row-gap property specifies a fixed-length gutter between rows in a container, adding space between them.
It specifies spacing between rows, separating boxes in the containerâ€™s block axis.
You can specify the row gap to be either
normal or to be a specific size (for example, a value of
30px would create a row gap of 30 pixels).
row-gap property is similar to
column-gap, except that
row-gap currently only applies to flexbox and grid containers (
column-gap applies to multi-column containers in addition to flexbox and grid containers).
The exact handling of
row-gap depends on the type of layout container.
- On flex containers, when applied to the cross axis (e.g. in a
rowflex container), indicates minimum spacing between adjacent flex lines.
- On grid containers, it defines the gutters between grid rows. It works the same as
grid-row-gapbefore it was repurposed to be an alias for
Here's an example of
row-gap being used on a flex container.
Here's an example of
row-gap being used on a grid container (this is the same example that's displayed at the top of this article).
Specifies the width of the gap. For example,
40pxwould create a row gap of 40 pixels. Cannot be a negative value.
- Represents a used value of
In addition, all CSS properties also accept the following CSS-wide keyword values as the sole component of their property value:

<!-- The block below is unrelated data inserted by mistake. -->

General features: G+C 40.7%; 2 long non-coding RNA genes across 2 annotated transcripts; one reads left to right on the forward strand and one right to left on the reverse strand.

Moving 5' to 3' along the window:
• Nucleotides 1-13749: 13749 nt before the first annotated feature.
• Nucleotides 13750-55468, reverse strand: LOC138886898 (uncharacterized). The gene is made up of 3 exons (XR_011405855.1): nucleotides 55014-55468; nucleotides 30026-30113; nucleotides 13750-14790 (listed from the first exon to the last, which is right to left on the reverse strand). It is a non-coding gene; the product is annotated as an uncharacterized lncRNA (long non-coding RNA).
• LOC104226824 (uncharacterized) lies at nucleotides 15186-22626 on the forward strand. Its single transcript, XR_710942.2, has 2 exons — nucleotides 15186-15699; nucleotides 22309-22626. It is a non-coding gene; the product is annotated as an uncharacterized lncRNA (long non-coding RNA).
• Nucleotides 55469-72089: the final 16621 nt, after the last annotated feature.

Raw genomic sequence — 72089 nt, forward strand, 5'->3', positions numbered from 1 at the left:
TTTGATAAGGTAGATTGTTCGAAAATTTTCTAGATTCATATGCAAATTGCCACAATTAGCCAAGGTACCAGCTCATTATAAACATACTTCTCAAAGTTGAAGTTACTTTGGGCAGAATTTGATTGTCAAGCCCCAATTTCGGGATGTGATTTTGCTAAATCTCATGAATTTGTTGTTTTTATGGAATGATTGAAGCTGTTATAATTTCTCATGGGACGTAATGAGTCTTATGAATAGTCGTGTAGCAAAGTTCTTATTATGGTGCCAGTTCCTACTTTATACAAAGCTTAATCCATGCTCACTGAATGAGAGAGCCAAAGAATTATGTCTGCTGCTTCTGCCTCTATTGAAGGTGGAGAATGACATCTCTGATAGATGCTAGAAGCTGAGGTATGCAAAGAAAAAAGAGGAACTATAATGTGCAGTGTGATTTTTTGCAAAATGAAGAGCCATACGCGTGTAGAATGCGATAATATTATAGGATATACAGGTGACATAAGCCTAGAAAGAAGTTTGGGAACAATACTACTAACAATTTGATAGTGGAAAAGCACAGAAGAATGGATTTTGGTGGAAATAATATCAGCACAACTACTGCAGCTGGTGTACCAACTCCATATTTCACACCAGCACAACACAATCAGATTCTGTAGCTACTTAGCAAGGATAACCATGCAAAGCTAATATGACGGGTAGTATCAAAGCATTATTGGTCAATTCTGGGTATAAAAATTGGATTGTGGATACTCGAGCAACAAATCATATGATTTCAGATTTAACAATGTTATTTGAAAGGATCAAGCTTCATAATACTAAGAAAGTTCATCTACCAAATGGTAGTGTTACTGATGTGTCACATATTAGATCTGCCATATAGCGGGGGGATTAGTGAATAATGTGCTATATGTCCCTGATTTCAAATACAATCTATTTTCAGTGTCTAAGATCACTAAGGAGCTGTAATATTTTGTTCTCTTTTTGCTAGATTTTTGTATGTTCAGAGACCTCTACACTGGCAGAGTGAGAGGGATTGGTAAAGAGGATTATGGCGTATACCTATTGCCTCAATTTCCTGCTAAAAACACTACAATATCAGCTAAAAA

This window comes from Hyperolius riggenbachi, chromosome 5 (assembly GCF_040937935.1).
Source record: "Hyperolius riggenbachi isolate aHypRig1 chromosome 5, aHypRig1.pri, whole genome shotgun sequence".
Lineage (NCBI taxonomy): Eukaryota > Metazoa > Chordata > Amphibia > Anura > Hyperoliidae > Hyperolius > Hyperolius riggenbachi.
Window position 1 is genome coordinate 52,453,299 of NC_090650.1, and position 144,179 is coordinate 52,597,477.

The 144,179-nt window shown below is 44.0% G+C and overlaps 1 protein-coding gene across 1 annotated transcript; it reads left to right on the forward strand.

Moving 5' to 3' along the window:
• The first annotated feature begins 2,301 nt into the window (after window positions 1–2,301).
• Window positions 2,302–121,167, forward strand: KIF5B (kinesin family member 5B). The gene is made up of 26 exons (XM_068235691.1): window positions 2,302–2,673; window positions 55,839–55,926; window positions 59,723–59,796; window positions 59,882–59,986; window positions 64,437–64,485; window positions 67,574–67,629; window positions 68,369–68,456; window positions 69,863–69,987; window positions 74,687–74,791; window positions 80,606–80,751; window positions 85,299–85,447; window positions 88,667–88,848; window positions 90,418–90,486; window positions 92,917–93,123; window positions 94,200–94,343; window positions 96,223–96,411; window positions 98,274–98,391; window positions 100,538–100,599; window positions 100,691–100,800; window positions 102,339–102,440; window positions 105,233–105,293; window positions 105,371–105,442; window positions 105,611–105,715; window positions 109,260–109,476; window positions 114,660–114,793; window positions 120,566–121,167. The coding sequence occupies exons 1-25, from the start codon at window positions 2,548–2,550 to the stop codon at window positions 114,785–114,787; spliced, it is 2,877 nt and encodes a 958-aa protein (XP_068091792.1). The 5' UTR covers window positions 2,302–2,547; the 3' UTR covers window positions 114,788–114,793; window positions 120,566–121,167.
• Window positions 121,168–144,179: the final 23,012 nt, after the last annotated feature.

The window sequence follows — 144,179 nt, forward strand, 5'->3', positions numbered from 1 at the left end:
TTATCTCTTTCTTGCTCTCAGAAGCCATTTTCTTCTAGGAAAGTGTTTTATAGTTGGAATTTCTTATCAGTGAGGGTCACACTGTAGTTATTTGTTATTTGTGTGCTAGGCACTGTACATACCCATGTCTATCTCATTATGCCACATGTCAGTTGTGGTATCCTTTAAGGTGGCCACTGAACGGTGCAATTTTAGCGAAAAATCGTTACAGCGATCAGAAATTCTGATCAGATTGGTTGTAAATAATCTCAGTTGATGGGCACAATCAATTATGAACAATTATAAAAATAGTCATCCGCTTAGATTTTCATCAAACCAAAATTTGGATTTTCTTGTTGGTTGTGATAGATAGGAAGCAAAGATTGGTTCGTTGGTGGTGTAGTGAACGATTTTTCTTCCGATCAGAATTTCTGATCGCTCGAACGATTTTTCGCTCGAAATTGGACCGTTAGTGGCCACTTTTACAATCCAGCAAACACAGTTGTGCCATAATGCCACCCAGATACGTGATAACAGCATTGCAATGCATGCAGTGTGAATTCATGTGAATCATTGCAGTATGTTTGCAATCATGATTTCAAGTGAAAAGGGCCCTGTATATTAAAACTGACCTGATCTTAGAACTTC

- Represents the value specified as the property's initial value.
- Represents the computed value of the property on the element's parent.
- This value acts as either
initial, depending on whether the property is inherited or not. In other words, it sets all properties to their parent value if they are inheritable or to their initial value if not inheritable.
Basic Property Information
- Initial Value
- Applies To
- Multi-column containers, flex containers, grid containers.
- Yes, by computed value type (see example)
The CSS Grid Layout module was originally written with its own set of gutter properties (
grid-row-gap). Those properties were later unified into the
gap naming, which also expanded the scope to include flexbox containers, grid containers and multi-column containers.
For compatibility purposes, those
grid-* property names are now aliases for the properties with the new names.
grid-column-gapis an alias for
grid-row-gapis an alias for
grid-gapis an alias for
For maximum browser compatibility many web developers add browser-specific properties by using extensions such as
-webkit- for Safari, Google Chrome, and Opera (newer versions),
-ms- for Internet Explorer,
-moz- for Firefox,
-o- for older versions of Opera etc. As with any CSS property, if a browser doesn't support a proprietary extension, it will simply ignore it.
This practice is not recommended by the W3C, however in many cases, the only way you can test a property is to include the CSS extension that is compatible with your browser.
The major browser manufacturers generally strive to adhere to the W3C specifications, and when they support a non-prefixed property, they typically remove the prefixed version. Also, W3C advises vendors to remove their prefixes for properties that reach Candidate Recommendation status.
Many developers use Autoprefixer, which is a postprocessor for CSS. Autoprefixer automatically adds vendor prefixes to your CSS so that you don't need to. It also removes old, unnecessary prefixes from your CSS.
You can also use Autoprefixer with preprocessors such as Less and Sass.